After traveling the world to places like India and Peru and exploring countless religions, 50 years of writing and self-discovery have brought Phyllis Barber back to her home state of Utah.
A well-known author and essayist, Barber came to BYU on Friday to share an essay with students and sign books as part of an author series held every Friday in the Harold B. Lee library at noon. Barber had not been back to BYU campus since she left after graduating.
“Fifty years ago I was a freshman here, and it’s hard to admit that 50 years have gone by but it is a pleasure to be back on campus,” Barber said. “I must say I was curious if I should wear a skirt because 50 years ago we weren’t allowed to wear pants. So I wore a skirt just to be safe.”
Courtney Beesly, a master’s student studying English, introduced Barber at the reading, and has read several of her books and essays. Beesly also said she admires Barber as not only a writer, but as a person.
“Her writing shows that she is a woman who has experienced things,” Beesly said. “Not only that, it shows that she has experienced things and taken copious mental notes. She is a woman who has tried to find the beauty and meaning in everything she does.”
Barber, whose book “Raw Edges: a Memoir” comes out next year, read from her essay “The Knife Handler.” The essay explores control, comfort zones, and a different place and religion that Barber experienced before writing the essay. It was one of many from a collection about the exploration of religion.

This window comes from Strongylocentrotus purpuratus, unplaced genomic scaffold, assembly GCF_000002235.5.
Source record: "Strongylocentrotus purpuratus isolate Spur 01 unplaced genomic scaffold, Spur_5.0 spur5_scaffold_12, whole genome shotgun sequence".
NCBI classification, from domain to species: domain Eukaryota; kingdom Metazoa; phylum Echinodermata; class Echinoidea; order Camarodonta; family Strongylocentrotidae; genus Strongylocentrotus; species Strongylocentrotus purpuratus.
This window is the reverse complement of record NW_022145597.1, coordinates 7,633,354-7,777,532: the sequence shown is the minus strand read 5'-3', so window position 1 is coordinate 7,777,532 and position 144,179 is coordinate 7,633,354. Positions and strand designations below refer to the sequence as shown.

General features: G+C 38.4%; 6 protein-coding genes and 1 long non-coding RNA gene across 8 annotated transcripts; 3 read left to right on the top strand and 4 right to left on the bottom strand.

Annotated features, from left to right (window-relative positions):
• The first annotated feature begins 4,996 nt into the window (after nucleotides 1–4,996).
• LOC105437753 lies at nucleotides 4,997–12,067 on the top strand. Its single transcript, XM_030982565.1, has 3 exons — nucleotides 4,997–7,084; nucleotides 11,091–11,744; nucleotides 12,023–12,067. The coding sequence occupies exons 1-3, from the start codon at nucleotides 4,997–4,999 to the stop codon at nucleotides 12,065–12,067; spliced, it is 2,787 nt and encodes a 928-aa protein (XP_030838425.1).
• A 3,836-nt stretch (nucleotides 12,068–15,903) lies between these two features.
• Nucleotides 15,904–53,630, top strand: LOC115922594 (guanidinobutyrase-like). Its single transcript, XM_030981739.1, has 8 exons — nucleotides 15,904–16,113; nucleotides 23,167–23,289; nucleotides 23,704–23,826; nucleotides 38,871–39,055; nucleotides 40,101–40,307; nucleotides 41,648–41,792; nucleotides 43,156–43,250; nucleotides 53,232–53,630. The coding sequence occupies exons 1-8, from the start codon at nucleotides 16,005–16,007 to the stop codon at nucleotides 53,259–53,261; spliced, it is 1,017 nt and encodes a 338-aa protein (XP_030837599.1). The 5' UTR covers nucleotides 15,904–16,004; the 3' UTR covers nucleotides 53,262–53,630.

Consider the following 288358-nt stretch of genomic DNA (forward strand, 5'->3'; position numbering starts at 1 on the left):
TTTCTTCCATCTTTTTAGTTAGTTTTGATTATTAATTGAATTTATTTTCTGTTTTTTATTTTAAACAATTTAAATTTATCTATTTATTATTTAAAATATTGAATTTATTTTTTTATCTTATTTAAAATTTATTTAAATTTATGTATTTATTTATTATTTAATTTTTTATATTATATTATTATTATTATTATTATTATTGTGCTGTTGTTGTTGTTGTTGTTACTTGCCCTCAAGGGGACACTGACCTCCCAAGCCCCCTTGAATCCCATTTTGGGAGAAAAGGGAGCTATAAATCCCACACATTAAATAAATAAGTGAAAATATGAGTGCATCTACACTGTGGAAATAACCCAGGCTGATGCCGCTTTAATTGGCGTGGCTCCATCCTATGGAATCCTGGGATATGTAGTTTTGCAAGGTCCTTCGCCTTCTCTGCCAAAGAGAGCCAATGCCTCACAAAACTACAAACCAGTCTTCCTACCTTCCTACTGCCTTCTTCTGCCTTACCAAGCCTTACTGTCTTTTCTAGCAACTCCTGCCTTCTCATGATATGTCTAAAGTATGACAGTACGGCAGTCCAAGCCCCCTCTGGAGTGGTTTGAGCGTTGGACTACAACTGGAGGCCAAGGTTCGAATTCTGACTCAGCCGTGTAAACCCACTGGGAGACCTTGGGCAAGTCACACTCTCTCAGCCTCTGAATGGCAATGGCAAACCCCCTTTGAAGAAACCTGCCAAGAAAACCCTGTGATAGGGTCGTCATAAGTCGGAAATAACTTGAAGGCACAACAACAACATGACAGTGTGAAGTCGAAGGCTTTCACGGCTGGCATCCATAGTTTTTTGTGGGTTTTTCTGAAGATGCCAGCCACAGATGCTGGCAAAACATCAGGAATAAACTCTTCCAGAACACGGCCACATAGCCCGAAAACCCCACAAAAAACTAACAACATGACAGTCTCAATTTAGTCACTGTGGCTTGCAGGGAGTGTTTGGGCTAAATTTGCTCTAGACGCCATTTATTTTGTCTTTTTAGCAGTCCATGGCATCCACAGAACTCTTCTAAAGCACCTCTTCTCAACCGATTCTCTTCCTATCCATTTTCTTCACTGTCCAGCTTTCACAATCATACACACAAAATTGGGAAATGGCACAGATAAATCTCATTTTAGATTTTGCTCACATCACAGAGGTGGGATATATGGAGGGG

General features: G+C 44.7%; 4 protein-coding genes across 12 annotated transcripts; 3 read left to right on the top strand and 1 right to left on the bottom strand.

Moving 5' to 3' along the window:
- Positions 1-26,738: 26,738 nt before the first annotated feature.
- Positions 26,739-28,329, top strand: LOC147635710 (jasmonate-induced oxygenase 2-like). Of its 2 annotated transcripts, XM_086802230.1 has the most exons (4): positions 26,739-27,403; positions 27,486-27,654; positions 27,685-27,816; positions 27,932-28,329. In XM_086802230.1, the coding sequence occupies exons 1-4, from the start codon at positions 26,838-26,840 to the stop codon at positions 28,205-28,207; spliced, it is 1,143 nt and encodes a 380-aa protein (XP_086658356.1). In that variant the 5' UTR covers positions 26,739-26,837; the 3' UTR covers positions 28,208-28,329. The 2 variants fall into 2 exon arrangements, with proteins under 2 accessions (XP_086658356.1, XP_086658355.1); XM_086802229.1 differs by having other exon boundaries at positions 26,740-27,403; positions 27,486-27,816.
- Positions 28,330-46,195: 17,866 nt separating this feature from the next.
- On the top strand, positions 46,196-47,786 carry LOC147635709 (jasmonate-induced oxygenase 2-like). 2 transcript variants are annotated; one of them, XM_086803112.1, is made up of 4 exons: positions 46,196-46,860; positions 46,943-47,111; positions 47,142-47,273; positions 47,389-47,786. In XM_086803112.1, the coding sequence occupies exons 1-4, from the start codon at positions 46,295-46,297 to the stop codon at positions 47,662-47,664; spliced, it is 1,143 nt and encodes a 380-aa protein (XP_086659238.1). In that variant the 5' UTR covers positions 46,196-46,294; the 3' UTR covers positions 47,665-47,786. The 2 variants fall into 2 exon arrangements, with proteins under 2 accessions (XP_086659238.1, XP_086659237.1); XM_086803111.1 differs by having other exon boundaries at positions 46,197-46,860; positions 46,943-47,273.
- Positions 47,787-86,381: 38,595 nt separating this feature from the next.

“It’s always been interesting to me to see how people explore divinity and their spirituality,” Barber said.
Following the reading, Barber had a question-and-answer session for the audience, where she spoke about obstacles, inspiration and symbols in her writing.
“I used to write much more symbolically, everything stood for something and then a lot of people couldn’t get what I was up to and the brilliance of my symbols just didn’t come out,” Barber said. “I like metaphor a lot, and I like to work with language. Language is the place where you find the most beauty, and I think you can get caught up in symbols.”
To end the discussion, Barber gave poignant advice and encouragement to students, writers and future writers.
“There will always be a need for good writing and for good thinking,” she said. “I think writing helps you see what you think. I totally believe in the rewriting process, but don’t kill yourself with it. Writing is a wonderful profession, and it’s a rich life.”